Monday, August 11, 2014

Waiting For an Open Mic the Day Robin Williams Died

I write and re-write and erase the title a few times before I start.

There are twenty to thirty comedians waiting for an open mic to start. 

Stand-up comedy is primarily waiting.  (For a while anyway.)

Waiting for the list, waiting for your spot, waiting to hear from a booker, waiting to see your friends, waiting to go up, waiting to go home.

Most nights are spent in distraction.  Check Twitter.  Check Facebook.  Check email.  Get a drink.  Smoke.  Talk shit.  Go to the bathroom.  Check the list.  Check your notebook.  Walk to the front of the bar then to the back of the bar.  Talk more shit.  Listen to your friend's set.  Half-listen to the others.

There are twenty to thirty comedians waiting.  It's quiet.  Tonight it's mostly phones.

Robin Williams died earlier in the day.  News didn't get around to Facebook until a few hours beforehand.  Most of us, embarrassingly, get the news this way.

In the hours that follow every comedian with a personal story about him--a connection to his career, a fond memory about one of his roles--posts it.  Some post suicide hotlines.  Some change their profile picture to the Genie from Aladdin.  Few talk in person.

A handful of comics, myself included, worry aloud about the possibility of sitting through hacky, tasteless Robin Williams jokes.  Aurora, Sandy Hook, Heath Ledger--doesn't matter the scope--someone can't resist.  The jokes fail instantly.  The offender is chastised (assuming they're worth acknowledging) and the night continues.

Some of the comics in town met Robin Williams a few times.  Some saw a drop-in at a show a few years back.  Some were complimented by him after a set.  Comedians (even young ones if they're lucky) sometimes get to break through the status of worldwide celebrity and make a personal connection.  The ins and outs of those anecdotes are quickly posted as well.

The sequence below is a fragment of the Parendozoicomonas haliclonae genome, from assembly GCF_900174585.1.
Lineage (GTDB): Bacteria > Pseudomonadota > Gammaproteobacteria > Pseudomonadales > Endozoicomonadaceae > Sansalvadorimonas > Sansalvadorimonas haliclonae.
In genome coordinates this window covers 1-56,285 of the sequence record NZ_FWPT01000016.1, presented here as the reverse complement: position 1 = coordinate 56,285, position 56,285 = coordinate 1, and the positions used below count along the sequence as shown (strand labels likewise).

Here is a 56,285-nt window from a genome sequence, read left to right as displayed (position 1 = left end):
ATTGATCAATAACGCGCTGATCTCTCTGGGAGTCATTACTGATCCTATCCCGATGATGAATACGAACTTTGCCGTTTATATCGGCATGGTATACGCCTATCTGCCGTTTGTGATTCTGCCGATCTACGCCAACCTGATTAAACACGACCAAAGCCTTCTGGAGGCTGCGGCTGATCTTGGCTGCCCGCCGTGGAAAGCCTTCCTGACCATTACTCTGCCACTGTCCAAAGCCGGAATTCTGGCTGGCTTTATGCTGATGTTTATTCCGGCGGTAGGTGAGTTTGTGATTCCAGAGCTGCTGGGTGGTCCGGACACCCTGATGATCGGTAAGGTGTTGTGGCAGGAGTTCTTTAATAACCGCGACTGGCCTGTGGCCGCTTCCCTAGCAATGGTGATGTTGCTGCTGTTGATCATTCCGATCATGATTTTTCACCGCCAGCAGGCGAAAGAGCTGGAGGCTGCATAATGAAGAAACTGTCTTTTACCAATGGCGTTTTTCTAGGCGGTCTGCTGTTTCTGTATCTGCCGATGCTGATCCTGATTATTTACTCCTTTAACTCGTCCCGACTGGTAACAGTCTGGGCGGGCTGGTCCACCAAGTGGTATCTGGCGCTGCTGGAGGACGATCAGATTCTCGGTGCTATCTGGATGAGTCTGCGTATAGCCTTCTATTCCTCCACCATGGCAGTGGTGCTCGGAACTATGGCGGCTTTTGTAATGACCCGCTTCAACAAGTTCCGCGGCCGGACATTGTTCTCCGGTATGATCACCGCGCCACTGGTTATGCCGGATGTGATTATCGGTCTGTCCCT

Two quick hack premises about comedians:

They're depressed
They're addicts

Two quick observational truths about comedians:

Many are depressed
Most don't prioritize their mental health

Sit through an open mic and you'll hear it ad nauseum: self-medication, depression, denial, repression, anxiety, panic.  Many times it's funny.  Sometimes the jokes are new...or the "jokes" aren't jokes...and the stories are tough to hear.  Stand-up comedy can be therapeutic.  Stand-up comedy is not therapy.  More than a few comedians can't tell the difference.

The anecdotes and memories continue from my friends.  Most sentiments occur on social media.  I can't say for sure why the stories get posted.  I would like to believe it's a communal grieving.  I would like to believe it's a sharing of a final send-off of positivity for someone who successfully accomplished what my friends and I strive for.  I would like to believe it's a way to stay positive amidst a loss that feels both distant and immediate.

I worry though.  I have friends who don't take care of themselves.  Most of my friends don't take care of themselves.  I don't always take care of myself.
I'm aware of the pointlessness of the worry.  I know that mental health can't be championed from the outside.  I can't make anyone help themselves.

I can go to an open mic and wait.  My friends will wait.  We'll take our turns and beg for our immediate gratification and take our notes and wait.  That's what we do.  We internalize, editorialize, and wait for the review.  

On the day where a man who accomplished more than I or any of my present company will likely ever see, I am sitting at an open mic with 20 or 30 comedians and waiting.  I am hoping they are okay.  Not because Robin Williams died.  Because the funniest people in the world, the people who are the best at making the most excruciating circumstances bearable and occasionally joyous, the people who actively seek to make themselves and their friends laugh...those are the people who are the hardest to watch when they break.  They're my friends. 

Sometimes we watch each other not take care of ourselves.

Some nights it's harder than others.

But we'll do it again.  Tomorrow night we'll wait.